Transendocardial injection of ixmyelocel-T was well tolerated by patients with progressive HF caused by dilated cardiomyopathy, according to results of a phase 2a study presented during a late-breaking session at the Society for Cardiovascular Angiography and Interventions Scientific Sessions.
Timothy D. Henry
At 12 months, results showed no procedural complications and no difference in adverse events between the two groups. Patients with ischemic dilated cardiomyopathy treated with ixmyelocel-T had a lower mean number of major adverse clinical events (0.22 vs. 1.67). These patients were more likely to have improved NYHA Class, 6-minute walking distance scores and ejection fraction compared with patients with nonischemic dilated cardiomyopathy who received the treatment and those in the control group.
Ixmyelocel-T is developed by culturing a patient’s bone marrow for 12 days to increase the numbers of immune cells. The resulting cell treatment is then injected into the patient’s heart muscles to encourage growth of new tissue and improve inflammation, according to a press release.
“An increasing number of patients have progressive HF due to dilated cardiomyopathy, even after treatment with drug therapy and surgical intervention,” Timothy D. Henry, MD, FSCAI, director of research and an interventional cardiologist at the Minneapolis Heart Institute at Abbott Northwestern Hospital, said in a press release. “[These] results provide a strong basis for a larger trial of this treatment in patients with dilated cardiomyopathy.”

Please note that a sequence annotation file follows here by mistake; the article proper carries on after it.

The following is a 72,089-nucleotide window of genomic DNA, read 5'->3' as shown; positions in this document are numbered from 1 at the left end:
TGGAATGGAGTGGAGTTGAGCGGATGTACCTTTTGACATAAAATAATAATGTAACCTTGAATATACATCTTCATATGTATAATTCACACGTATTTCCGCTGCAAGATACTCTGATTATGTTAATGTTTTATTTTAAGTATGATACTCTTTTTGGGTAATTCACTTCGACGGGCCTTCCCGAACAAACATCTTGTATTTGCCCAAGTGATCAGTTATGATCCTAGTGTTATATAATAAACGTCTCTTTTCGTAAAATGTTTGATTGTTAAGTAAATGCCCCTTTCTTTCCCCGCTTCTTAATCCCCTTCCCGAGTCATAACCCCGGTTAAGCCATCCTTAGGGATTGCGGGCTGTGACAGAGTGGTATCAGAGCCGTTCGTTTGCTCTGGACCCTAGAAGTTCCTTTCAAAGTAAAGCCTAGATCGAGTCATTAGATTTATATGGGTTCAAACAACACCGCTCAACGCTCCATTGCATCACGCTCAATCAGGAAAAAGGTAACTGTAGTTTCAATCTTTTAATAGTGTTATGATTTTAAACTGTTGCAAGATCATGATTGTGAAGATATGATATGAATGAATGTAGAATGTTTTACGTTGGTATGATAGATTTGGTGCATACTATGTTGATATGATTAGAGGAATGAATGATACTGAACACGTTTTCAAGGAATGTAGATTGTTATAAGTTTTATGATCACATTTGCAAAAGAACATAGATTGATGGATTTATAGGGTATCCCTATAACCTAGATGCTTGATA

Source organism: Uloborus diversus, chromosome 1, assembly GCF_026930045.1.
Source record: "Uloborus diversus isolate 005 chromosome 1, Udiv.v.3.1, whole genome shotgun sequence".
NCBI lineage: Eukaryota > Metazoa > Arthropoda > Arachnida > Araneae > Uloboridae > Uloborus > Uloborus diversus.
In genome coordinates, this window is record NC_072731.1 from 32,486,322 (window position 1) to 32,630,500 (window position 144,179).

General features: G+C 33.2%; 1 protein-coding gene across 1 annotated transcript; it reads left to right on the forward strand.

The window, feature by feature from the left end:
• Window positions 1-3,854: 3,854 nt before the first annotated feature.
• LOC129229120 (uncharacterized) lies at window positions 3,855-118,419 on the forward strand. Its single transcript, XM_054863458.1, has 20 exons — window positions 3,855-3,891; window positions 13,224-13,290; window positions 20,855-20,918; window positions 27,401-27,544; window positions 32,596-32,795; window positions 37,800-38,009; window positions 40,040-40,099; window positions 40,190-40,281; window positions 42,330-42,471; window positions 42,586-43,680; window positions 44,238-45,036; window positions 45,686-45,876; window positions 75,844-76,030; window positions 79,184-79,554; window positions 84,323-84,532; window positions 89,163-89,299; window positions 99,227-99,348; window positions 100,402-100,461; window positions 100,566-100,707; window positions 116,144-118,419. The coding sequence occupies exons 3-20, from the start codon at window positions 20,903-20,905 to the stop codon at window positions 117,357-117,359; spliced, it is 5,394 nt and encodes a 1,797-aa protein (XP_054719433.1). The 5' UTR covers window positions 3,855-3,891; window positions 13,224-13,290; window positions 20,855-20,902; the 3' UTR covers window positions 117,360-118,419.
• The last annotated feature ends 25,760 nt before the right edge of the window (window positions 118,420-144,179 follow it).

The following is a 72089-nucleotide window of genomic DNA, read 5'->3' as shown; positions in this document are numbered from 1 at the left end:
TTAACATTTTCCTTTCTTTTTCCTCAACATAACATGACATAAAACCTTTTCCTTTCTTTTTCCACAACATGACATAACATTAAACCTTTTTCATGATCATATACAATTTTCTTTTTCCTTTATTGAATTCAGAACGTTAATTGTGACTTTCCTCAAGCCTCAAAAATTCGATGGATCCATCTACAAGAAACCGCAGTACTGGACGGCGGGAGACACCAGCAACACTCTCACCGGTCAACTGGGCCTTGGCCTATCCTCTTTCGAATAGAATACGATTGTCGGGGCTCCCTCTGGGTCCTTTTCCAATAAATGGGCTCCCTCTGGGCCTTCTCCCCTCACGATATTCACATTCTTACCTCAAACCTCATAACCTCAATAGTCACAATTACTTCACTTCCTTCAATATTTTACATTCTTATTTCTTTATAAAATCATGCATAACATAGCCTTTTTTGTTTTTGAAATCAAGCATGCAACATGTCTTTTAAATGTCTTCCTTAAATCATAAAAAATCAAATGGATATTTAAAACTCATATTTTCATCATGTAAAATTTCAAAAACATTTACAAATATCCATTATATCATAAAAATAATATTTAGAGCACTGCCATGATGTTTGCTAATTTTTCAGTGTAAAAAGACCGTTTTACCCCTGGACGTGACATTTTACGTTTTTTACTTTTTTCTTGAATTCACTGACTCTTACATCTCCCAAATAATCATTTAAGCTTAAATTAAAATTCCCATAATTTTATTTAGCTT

A phase 2 trial yielded positive results, and a large phase 3 trial is currently under way, the researchers said. Aastrom Biosciences this week announced that the first patient was enrolled in the phase 3 REVIVE clinical study. The randomized, double blind, placebo-controlled, multicenter trial is expected to enroll 594 patients with critical limb ischemia who have no option for revascularization and also have existing tissue loss due to ischemia to assess the efficacy and safety of ixmyelocel-T. Patients will be followed for 18 months. The primary endpoint will be amputation-free survival at 12 months.
Disclosure: The study was sponsored by Aastrom Biosciences. Dr. Henry has received support from Angioblast.